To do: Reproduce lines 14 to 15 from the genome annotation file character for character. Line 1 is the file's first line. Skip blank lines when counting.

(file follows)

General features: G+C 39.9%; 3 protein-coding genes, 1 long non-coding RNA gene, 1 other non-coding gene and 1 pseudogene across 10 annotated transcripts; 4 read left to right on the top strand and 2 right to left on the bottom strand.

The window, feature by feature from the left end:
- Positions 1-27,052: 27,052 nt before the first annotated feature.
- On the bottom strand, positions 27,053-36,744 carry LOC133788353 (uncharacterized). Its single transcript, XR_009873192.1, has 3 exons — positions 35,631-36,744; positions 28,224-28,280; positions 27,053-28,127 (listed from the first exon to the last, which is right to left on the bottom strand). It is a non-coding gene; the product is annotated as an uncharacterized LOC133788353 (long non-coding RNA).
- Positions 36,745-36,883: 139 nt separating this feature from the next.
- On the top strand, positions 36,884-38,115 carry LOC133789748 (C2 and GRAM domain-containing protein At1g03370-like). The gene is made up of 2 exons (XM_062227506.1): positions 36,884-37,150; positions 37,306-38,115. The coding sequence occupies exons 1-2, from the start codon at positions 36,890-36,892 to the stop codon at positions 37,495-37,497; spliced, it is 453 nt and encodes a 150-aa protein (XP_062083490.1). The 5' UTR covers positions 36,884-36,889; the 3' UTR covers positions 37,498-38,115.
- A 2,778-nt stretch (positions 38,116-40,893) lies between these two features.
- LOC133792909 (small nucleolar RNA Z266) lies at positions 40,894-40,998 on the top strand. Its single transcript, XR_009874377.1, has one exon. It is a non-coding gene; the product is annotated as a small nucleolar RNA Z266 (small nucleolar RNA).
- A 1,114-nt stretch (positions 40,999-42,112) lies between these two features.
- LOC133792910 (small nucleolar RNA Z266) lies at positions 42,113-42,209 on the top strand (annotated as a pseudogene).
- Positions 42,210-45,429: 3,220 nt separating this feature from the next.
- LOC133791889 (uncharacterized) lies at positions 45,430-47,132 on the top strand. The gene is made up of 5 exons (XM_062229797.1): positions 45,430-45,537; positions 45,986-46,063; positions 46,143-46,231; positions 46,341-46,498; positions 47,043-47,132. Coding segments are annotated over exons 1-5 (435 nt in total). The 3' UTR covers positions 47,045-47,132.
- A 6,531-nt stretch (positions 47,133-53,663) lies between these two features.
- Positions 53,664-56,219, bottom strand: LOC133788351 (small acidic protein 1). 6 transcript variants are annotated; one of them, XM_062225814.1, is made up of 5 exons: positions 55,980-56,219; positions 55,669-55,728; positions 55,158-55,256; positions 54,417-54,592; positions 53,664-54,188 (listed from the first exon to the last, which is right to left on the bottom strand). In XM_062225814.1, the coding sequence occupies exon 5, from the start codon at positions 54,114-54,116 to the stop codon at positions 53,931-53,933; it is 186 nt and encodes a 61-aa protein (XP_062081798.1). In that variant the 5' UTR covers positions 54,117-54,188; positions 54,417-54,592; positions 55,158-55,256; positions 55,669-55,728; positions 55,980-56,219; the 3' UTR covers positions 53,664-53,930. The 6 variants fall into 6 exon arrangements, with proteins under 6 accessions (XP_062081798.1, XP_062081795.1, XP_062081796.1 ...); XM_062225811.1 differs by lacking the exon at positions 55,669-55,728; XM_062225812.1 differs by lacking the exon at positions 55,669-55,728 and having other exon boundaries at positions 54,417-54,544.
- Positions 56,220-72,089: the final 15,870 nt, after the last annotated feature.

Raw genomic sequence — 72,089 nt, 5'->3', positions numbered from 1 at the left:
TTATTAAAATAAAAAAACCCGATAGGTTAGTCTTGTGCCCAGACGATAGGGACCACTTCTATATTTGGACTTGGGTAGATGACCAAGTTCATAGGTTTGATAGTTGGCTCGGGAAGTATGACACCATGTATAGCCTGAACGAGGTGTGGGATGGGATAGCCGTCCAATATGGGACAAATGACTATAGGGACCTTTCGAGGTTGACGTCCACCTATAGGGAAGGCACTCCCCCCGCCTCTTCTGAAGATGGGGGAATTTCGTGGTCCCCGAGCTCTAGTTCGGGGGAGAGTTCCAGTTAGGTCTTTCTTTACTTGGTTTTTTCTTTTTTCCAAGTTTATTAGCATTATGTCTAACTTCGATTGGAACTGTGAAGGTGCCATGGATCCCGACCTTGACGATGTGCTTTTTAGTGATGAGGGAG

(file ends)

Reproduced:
- Positions 53,664-56,219, bottom strand: LOC133788351 (small acidic protein 1). 6 transcript variants are annotated; one of them, XM_062225814.1, is made up of 5 exons: positions 55,980-56,219; positions 55,669-55,728; positions 55,158-55,256; positions 54,417-54,592; positions 53,664-54,188 (listed from the first exon to the last, which is right to left on the bottom strand). In XM_062225814.1, the coding sequence occupies exon 5, from the start codon at positions 54,114-54,116 to the stop codon at positions 53,931-53,933; it is 186 nt and encodes a 61-aa protein (XP_062081798.1). In that variant the 5' UTR covers positions 54,117-54,188; positions 54,417-54,592; positions 55,158-55,256; positions 55,669-55,728; positions 55,980-56,219; the 3' UTR covers positions 53,664-53,930. The 6 variants fall into 6 exon arrangements, with proteins under 6 accessions (XP_062081798.1, XP_062081795.1, XP_062081796.1 ...); XM_062225811.1 differs by lacking the exon at positions 55,669-55,728; XM_062225812.1 differs by lacking the exon at positions 55,669-55,728 and having other exon boundaries at positions 54,417-54,544.
- Positions 56,220-72,089: the final 15,870 nt, after the last annotated feature.